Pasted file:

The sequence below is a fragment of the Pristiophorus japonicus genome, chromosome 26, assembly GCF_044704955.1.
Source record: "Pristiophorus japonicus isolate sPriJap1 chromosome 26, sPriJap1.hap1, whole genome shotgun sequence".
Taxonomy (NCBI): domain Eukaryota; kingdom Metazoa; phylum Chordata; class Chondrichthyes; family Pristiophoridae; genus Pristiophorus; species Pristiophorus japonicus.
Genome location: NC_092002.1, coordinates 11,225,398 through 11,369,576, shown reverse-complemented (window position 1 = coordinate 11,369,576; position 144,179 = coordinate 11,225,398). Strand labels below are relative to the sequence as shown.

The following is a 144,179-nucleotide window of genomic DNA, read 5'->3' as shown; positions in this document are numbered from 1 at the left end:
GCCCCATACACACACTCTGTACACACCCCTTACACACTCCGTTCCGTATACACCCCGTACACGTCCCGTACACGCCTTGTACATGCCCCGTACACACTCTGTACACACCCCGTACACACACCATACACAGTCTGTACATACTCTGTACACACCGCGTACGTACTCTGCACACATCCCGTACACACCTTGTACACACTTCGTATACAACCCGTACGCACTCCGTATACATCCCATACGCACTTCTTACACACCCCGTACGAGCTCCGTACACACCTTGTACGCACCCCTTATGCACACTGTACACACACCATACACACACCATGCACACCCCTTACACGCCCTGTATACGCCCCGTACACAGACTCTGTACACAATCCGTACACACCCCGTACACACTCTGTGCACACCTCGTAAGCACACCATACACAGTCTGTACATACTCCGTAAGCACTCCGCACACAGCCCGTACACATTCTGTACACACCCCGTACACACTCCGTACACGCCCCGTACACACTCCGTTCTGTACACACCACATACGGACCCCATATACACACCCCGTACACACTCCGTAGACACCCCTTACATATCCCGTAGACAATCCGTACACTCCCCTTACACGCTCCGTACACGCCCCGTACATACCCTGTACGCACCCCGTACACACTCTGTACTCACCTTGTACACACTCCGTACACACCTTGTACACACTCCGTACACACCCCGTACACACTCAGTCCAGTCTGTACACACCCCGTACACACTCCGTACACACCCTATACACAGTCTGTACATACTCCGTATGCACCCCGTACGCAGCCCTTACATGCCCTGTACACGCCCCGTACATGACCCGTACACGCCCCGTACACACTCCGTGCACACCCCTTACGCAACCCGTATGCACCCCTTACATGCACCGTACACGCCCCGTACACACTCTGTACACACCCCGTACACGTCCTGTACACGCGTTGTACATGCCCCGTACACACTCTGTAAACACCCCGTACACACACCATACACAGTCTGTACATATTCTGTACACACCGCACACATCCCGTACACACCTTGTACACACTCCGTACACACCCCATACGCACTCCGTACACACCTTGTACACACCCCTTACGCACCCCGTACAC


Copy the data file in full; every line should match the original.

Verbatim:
The sequence below is a fragment of the Pristiophorus japonicus genome, chromosome 26, assembly GCF_044704955.1.
Source record: "Pristiophorus japonicus isolate sPriJap1 chromosome 26, sPriJap1.hap1, whole genome shotgun sequence".
Taxonomy (NCBI): domain Eukaryota; kingdom Metazoa; phylum Chordata; class Chondrichthyes; family Pristiophoridae; genus Pristiophorus; species Pristiophorus japonicus.
Genome location: NC_092002.1, coordinates 11,225,398 through 11,369,576, shown reverse-complemented (window position 1 = coordinate 11,369,576; position 144,179 = coordinate 11,225,398). Strand labels below are relative to the sequence as shown.

The following is a 144,179-nucleotide window of genomic DNA, read 5'->3' as shown; positions in this document are numbered from 1 at the left end:
GCCCCATACACACACTCTGTACACACCCCTTACACACTCCGTTCCGTATACACCCCGTACACGTCCCGTACACGCCTTGTACATGCCCCGTACACACTCTGTACACACCCCGTACACACACCATACACAGTCTGTACATACTCTGTACACACCGCGTACGTACTCTGCACACATCCCGTACACACCTTGTACACACTTCGTATACAACCCGTACGCACTCCGTATACATCCCATACGCACTTCTTACACACCCCGTACGAGCTCCGTACACACCTTGTACGCACCCCTTATGCACACTGTACACACACCATACACACACCATGCACACCCCTTACACGCCCTGTATACGCCCCGTACACAGACTCTGTACACAATCCGTACACACCCCGTACACACTCTGTGCACACCTCGTAAGCACACCATACACAGTCTGTACATACTCCGTAAGCACTCCGCACACAGCCCGTACACATTCTGTACACACCCCGTACACACTCCGTACACGCCCCGTACACACTCCGTTCTGTACACACCACATACGGACCCCATATACACACCCCGTACACACTCCGTAGACACCCCTTACATATCCCGTAGACAATCCGTACACTCCCCTTACACGCTCCGTACACGCCCCGTACATACCCTGTACGCACCCCGTACACACTCTGTACTCACCTTGTACACACTCCGTACACACCTTGTACACACTCCGTACACACCCCGTACACACTCAGTCCAGTCTGTACACACCCCGTACACACTCCGTACACACCCTATACACAGTCTGTACATACTCCGTATGCACCCCGTACGCAGCCCTTACATGCCCTGTACACGCCCCGTACATGACCCGTACACGCCCCGTACACACTCCGTGCACACCCCTTACGCAACCCGTATGCACCCCTTACATGCACCGTACACGCCCCGTACACACTCTGTACACACCCCGTACACGTCCTGTACACGCGTTGTACATGCCCCGTACACACTCTGTAAACACCCCGTACACACACCATACACAGTCTGTACATATTCTGTACACACCGCACACATCCCGTACACACCTTGTACACACTCCGTACACACCCCATACGCACTCCGTACACACCTTGTACACACCCCTTACGCACCCCGTACAC